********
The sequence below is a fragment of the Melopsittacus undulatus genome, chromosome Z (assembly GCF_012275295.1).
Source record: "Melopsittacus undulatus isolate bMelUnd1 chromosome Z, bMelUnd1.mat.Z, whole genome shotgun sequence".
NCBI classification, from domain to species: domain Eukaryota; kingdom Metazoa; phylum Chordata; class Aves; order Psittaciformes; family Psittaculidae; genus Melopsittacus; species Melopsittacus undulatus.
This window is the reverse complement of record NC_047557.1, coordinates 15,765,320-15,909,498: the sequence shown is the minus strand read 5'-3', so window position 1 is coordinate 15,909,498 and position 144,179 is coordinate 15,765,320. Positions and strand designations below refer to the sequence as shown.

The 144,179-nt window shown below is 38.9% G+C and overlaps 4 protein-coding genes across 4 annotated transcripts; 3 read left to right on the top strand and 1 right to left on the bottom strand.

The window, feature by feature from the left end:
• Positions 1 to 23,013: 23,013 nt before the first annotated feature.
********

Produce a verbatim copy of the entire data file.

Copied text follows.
The sequence below is a fragment of the Melopsittacus undulatus genome, chromosome Z (assembly GCF_012275295.1).
Source record: "Melopsittacus undulatus isolate bMelUnd1 chromosome Z, bMelUnd1.mat.Z, whole genome shotgun sequence".
NCBI classification, from domain to species: domain Eukaryota; kingdom Metazoa; phylum Chordata; class Aves; order Psittaciformes; family Psittaculidae; genus Melopsittacus; species Melopsittacus undulatus.
This window is the reverse complement of record NC_047557.1, coordinates 15,765,320-15,909,498: the sequence shown is the minus strand read 5'-3', so window position 1 is coordinate 15,909,498 and position 144,179 is coordinate 15,765,320. Positions and strand designations below refer to the sequence as shown.

The 144,179-nt window shown below is 38.9% G+C and overlaps 4 protein-coding genes across 4 annotated transcripts; 3 read left to right on the top strand and 1 right to left on the bottom strand.

The window, feature by feature from the left end:
• Positions 1 to 23,013: 23,013 nt before the first annotated feature.